What is the Difference Between Chromosome and Chromatid?

Difference between Chromosome and Chromatid

Genetics is the study of heredity in living organisms. One of the most crucial topics in genetics is the study of the genetic material, the DNA.

Due to their usage, the two terms, “chromosome” and “chromatid” are often confused with each other. While seemingly identical at first glance, these biological structures for genetic information, are actually not the same entities.

How do they differ? Let’s explore the difference between Chromosome and Chromatid in detail below.

What is a Chromosome?

Coming from the Greek words[1]chroma” and “soma” which mean “color” and “body” respectively, a chromosome is a coiled thread-like structure that contains the genetic material of organisms. A chromosome is the condensed form of a chromatin, which in turn is made up of the deoxyribonucleic acid (also known as DNA) and proteins called histones.

Depending on the type of organism, the number of chromosome differs. Some organisms can just have one chromosome while some organisms can have up to hundreds!

  • The genetic material[2] of prokaryotic organisms is contained in one chromosome, whereas eukaryotic organisms have theirs in multiple chromosomes. [Examples: Jack jumper ant (venomous ant native to Australia) has 1 chromosome; Atlas blue butterfly (found in North Africa) has 448-452 chromosomes].
  • Jack Jumper Ant / Atlas Blue Butterfly

  • In humans, the chromosomes for every cell in the body have identical pairs, except for the sex chromosomes X and Y[3]. The X chromosome is the relatively larger chromosome and also has more genes in it, making the genes more dominant. On the other hand, the Y chromosome is responsible for exhibiting “maleness” and manifesting male sexual traits.

What is a Chromatid?

By definition, a chromatid[4] is one of the two identical components that make up a duplicated chromosome. As such, the chromosome is said to be compose of the identical sister chromatids.

  • Chromatids (sister) are formed after the chromatin condenses during metaphase. These structures are then joined together in the central region by a structure called the centromere. Shortly after, these sister chromatids will separate during the anaphase as they move to the opposite poles of the cell.
  • It is important to note that chromatids cannot be considered as “sister” unless they are held together by the centromere.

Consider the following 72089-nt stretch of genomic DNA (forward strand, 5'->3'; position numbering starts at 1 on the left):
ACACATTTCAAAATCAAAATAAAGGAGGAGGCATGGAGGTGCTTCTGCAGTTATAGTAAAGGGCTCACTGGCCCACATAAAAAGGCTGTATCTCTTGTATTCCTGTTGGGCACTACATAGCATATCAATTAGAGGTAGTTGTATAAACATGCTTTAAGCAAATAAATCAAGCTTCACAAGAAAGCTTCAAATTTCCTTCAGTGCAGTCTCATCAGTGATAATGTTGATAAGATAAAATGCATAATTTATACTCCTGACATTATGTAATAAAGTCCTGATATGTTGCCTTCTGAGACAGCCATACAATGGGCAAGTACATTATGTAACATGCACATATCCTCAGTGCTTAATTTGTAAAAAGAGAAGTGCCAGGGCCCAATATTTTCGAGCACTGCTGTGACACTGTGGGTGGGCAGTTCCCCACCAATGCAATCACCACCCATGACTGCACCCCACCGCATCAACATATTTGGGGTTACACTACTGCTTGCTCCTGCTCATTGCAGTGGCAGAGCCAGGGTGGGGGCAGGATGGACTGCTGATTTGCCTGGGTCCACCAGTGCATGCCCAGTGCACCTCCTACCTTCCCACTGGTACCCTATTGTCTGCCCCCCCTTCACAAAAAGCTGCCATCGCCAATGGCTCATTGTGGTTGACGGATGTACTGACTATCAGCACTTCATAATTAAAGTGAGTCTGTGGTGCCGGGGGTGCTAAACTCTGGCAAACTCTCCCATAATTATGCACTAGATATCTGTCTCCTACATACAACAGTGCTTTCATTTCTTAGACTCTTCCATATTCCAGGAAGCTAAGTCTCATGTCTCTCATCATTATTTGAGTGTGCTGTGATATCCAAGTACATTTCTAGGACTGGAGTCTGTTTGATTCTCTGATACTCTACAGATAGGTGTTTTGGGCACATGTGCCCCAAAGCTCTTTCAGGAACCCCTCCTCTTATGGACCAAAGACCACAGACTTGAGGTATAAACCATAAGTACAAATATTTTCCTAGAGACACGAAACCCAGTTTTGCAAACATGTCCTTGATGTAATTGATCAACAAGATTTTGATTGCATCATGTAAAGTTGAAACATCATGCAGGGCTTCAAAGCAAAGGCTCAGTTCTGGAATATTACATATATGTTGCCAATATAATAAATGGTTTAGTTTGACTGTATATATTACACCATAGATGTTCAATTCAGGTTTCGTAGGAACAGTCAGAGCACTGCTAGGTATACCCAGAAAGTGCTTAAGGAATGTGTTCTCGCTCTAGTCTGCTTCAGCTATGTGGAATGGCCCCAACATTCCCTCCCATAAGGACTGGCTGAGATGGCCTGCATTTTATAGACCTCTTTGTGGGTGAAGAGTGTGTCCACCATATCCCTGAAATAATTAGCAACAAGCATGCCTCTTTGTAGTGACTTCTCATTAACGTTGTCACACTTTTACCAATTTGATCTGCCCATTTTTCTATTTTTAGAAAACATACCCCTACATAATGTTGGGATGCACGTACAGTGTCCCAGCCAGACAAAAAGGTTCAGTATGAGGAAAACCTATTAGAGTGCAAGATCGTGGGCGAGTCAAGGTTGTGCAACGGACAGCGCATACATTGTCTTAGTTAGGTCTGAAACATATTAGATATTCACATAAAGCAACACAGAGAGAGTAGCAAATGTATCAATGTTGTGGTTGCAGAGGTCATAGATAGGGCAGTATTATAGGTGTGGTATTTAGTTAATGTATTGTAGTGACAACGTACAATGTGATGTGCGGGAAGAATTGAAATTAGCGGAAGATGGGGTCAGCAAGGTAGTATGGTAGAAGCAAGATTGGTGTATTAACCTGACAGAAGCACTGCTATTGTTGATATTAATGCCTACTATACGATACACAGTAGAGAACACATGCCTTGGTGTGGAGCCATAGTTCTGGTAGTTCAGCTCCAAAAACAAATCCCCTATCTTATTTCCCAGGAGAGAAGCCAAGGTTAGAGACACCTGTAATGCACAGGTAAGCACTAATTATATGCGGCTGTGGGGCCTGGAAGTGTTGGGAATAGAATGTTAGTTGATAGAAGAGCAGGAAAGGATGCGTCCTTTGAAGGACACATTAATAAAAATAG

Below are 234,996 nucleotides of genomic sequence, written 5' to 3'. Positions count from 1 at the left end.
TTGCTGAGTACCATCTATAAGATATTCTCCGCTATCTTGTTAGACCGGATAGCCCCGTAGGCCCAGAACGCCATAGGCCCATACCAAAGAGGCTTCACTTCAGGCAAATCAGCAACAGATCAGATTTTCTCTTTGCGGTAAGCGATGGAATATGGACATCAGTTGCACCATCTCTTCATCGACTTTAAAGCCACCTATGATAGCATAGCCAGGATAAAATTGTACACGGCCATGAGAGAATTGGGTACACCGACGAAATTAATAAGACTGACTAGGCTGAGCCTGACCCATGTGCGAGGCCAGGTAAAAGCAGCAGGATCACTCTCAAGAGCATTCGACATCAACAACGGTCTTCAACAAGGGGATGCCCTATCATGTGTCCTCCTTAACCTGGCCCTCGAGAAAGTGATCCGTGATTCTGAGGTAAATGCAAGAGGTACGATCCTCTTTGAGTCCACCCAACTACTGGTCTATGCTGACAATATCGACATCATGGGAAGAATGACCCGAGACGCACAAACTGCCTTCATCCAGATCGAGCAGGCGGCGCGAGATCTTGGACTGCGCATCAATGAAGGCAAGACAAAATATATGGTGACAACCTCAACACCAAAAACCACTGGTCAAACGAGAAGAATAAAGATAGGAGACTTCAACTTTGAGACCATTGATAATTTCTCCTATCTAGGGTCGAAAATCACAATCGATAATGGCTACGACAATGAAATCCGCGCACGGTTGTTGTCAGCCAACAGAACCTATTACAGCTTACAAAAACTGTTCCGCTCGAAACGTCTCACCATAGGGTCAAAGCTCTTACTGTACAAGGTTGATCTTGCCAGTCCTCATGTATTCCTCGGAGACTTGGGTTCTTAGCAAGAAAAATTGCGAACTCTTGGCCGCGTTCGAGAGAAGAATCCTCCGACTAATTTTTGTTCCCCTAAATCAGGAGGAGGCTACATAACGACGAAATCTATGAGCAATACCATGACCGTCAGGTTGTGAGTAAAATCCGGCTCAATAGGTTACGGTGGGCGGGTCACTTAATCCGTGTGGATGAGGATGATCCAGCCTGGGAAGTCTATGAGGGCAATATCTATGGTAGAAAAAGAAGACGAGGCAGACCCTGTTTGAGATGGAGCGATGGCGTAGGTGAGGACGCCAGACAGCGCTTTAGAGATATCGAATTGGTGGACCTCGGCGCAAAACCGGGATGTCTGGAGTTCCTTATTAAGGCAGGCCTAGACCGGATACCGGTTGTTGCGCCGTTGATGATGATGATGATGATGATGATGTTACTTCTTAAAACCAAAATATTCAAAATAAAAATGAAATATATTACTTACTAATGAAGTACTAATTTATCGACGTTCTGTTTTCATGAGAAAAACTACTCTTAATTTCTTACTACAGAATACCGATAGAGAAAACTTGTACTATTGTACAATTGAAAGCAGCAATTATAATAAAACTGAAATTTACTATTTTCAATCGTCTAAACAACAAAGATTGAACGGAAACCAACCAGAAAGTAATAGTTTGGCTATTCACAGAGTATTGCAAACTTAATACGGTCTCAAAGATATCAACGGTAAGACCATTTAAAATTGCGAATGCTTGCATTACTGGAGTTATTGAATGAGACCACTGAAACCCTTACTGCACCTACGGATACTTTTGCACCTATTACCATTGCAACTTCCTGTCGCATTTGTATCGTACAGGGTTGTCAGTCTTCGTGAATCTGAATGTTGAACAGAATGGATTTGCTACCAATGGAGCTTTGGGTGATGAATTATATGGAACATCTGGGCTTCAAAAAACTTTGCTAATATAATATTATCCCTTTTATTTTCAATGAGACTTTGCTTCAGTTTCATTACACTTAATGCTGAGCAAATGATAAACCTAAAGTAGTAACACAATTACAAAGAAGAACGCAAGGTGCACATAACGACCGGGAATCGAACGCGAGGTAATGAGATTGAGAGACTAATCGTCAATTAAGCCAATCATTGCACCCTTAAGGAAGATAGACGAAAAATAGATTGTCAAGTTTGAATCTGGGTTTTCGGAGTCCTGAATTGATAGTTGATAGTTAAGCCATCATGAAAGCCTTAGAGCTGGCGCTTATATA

• During the onset of cell division, the aim is to form cells that are capable of both function and reproduction; the chromatid is the structure that ensures that this process occurs correctly.

Difference Between Chromosome and Chromatid

The table below summarizes the major differences of the two in terms of structure and function.

Features Chromosome Chromatid
Occurrence Occurs throughout the cell’s life cycle. Created only when the cell undergoes mitosis or meiosis.
Structure Tightly packed DNA. Unwound DNA.
Exact copies of each other? No. Homologous chromosomes can have different forms of trait; one copy of the gene comes from each parent. Yes, each sister chromatids is an exact copy of each other.
Duplicated? Yes No
Has Centromere? Yes None (however, sister chromatids have centromeres).
Function Carries the genetic material. Enables cells to duplicate.
Macromolecule Synthesis DNA is not being used. DNA is being used.

Here is the visual explanation that describes the more differences in detail.

The chromosomes and chromatids have acquired unique biology shaped by evolution through time. The study of these differences will give greater insights not only about evolution but also of the consequences brought along the process.

Cite this article as: "What is the Difference Between Chromosome and Chromatid?," in Bio Explorer, September 16, 2017, https://www.bioexplorer.net/difference-between-chromosome-and-chromatid.html/.

References

  • [1]“Chromosomes Fact Sheet – National Human Genome Research Institute (NHGRI)”. Accessed September 15, 2017. Link.
  • [2]“Chromosomes and Chromatin – The Cell – NCBI Bookshelf”. Accessed September 15, 2017. Link.
  • [3]“Chromosomes: Definition & Structure”. Accessed September 15, 2017. Link.
  • [4]“Chromatid – National Library of Medicine – PubMed Health”. Accessed September 15, 2017. Link.

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